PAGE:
A couple of years after having got the tight leather trousers (and already having reservations about the preferred style at UK red brick unis), I concluded that I need them to be a bit looser and more practical/protective – biker trousers rather than fashion ones, I guess. End result was looking for (and thankfully finding) a new job in a university with a pretty different profile from my present one, which I hope will let me make good use of my style of trousers and have a few more family members who are willing to call out the boyfriend on his behaviour – or at least acknowledge it and the need for him to change, not for everyone else to put up or get out.

  13. Larissa says:

    Don’t let Sydney Uni’s fairy tale facade fool you – I worked in one of those beautiful old buildings for four years, there was no central heating or cooling – in winter we hunched over our individual heaters and in summer I had to work from 7 am til 2 pm, because after 2 my room was unbearable. Not to mention that the closest toilet was in the next building so in winter you would have to put on an overcoat just to go to the loo! Yes the romance is only skin deep!

  14. don Miller says:

    An excellent site and a wonderful idea. Ive taken works on Creative Thinking with PhD students at MU. They loved it for so many reasons. Can we talk?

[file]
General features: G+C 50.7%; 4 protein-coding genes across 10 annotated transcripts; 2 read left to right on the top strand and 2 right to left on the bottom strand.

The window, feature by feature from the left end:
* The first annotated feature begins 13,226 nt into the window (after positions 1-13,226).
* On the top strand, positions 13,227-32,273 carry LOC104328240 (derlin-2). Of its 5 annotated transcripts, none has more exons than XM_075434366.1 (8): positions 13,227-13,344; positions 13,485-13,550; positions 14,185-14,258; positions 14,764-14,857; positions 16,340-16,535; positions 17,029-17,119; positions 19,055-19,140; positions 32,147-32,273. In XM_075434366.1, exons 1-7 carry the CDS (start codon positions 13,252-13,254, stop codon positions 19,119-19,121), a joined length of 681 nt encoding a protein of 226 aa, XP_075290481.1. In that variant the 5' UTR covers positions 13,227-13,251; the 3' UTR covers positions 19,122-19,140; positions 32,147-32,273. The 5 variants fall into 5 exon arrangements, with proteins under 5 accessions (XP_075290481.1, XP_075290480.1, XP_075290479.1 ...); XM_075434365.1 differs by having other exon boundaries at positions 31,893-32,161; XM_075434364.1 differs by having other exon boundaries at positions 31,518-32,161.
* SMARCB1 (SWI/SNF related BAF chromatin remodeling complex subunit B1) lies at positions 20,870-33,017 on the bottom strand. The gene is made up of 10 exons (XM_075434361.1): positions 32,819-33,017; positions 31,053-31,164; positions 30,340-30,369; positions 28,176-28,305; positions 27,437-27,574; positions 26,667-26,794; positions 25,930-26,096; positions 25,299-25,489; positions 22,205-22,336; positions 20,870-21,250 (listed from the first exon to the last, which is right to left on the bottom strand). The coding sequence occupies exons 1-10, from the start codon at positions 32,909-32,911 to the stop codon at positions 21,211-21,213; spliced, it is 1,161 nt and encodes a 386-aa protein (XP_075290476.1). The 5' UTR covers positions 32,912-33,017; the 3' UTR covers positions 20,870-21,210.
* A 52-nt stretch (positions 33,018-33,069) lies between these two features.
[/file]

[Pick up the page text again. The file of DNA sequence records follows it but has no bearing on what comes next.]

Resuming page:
15. Megan says:

    Great post Inger. After many years as a sessional (15) I too made the decision to move away from teaching. Seven months in the new academic relationship & I can’t quite work out why I stayed in the old relationship, I think I out grew it! It may be something about notions of acceptable research in the frameworks of disciplines. The university is larger than disciplines and for some of us works in our favor.

    • Lucyanna says:

      First in either the GPA or ACT no pacltruiar score is required. The school admits a range of scores.Second if you do well in one score you might be able to get away with doing not as well in the other score.Third the school uses about a dozen or so criteria for admission with varying degrees of importance for each one.

  16. Jo VanEvery (@jovanevery) says:

    Brilliant metaphor. And your day discussing it’s details would only be perfect if you did it over port or maybe sherry. I did once meet a Dean who had a cabinet full of sherry for hosting impromptu meetings. (In Canada, no less, where that requires getting a liquor license for the Dean’s office.)

  17. Kelly says:

    I have just got round to reading this article & I think you really hit the nail on the head. When I was an undergraduate I loved being in a university environment. I felt like I was in an enlightened place with like minded people. But it seems the further up the academic ‘food chain’ I go, the more disenchanted I become with it … but I still love spending hours in the library & broadening my horizons, so I guess there is hope for me yet.

    Kelly @
    Elegantly Academic

  18. Carlos Ferreira says:

    Brilliantly put. Makes me fear for a number of friends and colleagues who invest a lot in the teaching agenda, and might well get hung out to dry when the time comes to decide who get the Teaching Assistant position. Teaching brings the short-term, can-do satisfaction that research doesn’t, but the pain of research pays off in the long term. We all, PhD students, need to hear this so we can make our decisions for the long term.

  19. anon says:

    I found this blog post pretty profound, read it several months ago, just came back to say ‘thanks’, really sums up the ‘heartache’ involved in working for a uni these days…